BIRDVILLE, TEXAS. Birdville, in central Tarrant County, developed from Fort Bird, the first settlement in the county. It was established in 1841 and named for Capt. Jonathan Bird. Birdville was a functioning settlement by 1848, and its earliest residents were farmers and cattle ranchers. It was selected by the state legislature as the county seat when Tarrant County was established in 1849. A local post office open in 1851 and served as a mail distribution point for a number of communities to the west. Birdville lost by seven votes to Fort Worth in a county seat election in November 1856. In 1870 Birdville had four general stores and a blacksmith shop. During the 1896–97 term, the local black school enrolled fourteen pupils and employed one teacher, and the white school registered seventy-seven students and employed two teachers. The post office closed in 1906, when the community's population was reported at 107. The same population was reported through 1940. In the late 1940s the community had a population of 200 and five businesses, and in the middle 1950s it had 400 residents. By 1990 it had been annexed by Haltom City. Though Birdville had ceased to exist as a named community in the early 2000s, it still had its own named school district, the Birdville Independent School District. In 2009 the district's elementary school name was changed to Major Cheney Elementary School at South Birdville, in honor of Major Cheney, an African-American land grant owner who had helped settle the area. Cheney had donated land for the first school for blacks there in 1891.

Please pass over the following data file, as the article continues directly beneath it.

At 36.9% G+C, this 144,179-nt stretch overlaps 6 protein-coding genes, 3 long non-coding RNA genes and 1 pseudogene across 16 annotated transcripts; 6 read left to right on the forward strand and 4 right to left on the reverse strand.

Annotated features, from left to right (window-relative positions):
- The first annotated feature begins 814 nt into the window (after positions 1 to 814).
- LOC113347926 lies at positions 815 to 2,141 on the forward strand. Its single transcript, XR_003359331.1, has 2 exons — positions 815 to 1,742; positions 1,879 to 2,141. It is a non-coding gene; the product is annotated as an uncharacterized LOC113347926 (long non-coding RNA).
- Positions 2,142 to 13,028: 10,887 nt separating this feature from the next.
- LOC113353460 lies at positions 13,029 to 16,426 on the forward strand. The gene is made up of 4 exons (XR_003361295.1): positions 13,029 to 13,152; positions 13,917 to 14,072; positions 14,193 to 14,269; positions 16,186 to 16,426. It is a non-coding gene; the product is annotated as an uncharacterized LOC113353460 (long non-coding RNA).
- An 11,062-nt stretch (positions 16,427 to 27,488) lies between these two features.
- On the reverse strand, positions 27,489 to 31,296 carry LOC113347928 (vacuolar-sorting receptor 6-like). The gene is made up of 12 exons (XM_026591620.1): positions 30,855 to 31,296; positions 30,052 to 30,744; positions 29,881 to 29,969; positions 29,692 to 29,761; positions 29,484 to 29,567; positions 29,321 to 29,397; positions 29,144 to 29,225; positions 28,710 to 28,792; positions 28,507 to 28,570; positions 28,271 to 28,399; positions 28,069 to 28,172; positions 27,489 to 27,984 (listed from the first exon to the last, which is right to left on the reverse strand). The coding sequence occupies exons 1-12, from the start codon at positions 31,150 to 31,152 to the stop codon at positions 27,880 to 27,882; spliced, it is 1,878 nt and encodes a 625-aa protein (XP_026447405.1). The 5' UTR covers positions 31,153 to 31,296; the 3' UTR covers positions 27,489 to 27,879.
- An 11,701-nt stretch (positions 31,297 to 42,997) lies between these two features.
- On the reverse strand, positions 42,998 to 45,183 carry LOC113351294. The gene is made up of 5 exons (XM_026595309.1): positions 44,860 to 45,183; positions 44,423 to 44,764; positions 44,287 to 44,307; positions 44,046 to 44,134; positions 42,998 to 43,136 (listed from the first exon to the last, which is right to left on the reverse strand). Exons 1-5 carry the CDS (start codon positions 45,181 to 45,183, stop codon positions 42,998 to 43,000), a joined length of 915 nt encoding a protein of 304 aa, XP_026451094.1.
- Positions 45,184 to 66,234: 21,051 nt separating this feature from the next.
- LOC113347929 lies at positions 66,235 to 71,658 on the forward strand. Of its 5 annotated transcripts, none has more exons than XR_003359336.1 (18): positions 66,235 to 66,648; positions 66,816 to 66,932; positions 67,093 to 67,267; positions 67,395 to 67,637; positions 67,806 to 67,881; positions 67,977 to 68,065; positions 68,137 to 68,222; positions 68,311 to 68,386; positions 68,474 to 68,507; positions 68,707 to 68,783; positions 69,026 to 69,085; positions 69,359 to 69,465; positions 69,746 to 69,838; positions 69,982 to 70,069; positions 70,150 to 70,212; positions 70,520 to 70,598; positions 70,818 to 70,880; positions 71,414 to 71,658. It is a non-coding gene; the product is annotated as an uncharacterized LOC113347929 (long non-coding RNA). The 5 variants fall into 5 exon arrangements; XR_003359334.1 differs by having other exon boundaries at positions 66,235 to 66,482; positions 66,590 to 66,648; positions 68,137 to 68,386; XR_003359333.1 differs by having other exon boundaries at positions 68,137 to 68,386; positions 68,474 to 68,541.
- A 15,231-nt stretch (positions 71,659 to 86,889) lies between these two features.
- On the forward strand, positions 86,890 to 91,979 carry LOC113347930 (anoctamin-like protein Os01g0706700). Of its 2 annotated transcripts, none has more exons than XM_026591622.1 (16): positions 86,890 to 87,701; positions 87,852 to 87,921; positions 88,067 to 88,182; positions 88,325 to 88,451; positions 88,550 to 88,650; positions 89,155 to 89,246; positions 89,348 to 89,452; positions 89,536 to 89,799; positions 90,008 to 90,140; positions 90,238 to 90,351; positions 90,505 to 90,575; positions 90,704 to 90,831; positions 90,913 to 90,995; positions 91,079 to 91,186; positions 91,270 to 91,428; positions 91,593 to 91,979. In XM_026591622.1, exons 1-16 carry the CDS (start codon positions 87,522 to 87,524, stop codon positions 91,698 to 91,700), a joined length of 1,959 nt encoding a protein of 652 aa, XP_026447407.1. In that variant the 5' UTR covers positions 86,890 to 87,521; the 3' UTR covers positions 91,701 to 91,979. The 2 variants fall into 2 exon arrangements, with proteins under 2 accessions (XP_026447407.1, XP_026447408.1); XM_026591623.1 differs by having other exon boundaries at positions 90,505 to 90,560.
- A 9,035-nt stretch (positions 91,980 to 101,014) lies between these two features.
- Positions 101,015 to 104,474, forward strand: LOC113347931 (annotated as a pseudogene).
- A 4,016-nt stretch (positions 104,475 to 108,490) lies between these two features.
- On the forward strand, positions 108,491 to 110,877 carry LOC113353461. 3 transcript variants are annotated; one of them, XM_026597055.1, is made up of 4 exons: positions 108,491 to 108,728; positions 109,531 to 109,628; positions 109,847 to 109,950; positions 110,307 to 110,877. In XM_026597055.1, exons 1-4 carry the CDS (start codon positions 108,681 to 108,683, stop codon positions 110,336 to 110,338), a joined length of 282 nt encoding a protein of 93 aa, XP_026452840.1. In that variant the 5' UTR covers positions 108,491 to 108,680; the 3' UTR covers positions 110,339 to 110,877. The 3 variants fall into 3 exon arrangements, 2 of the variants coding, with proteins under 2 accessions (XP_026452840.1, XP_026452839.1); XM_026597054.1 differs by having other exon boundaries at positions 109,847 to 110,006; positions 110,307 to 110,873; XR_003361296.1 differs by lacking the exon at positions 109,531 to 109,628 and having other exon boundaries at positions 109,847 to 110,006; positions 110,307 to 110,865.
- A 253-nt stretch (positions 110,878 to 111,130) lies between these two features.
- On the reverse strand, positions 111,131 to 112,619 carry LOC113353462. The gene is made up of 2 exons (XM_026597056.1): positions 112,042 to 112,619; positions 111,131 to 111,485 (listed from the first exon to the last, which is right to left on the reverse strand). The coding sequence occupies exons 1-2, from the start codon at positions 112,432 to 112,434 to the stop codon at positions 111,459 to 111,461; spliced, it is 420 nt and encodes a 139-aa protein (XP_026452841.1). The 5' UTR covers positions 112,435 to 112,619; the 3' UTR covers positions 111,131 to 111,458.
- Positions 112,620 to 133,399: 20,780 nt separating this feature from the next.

Major Cheney Elementary (http://schools.birdvilleschools.net/sbe/site/default.asp?), accessed December 16, 2009. Janet L. Schmelzer, Where the West Begins: Fort Worth and Tarrant County (Northridge, California: Windsor, 1985). Ruby Schmidt, ed., Fort Worth and Tarrant County (Fort Worth: Texas Christian University Press, 1984).
The following, adapted from the Chicago Manual of Style, 15th edition, is the preferred citation for this article.Brian Hart, "BIRDVILLE, TX," Handbook of Texas Online (http://www.tshaonline.org/handbook/online/articles/hrb34), accessed June 19, 2013. Published by the Texas State Historical Association.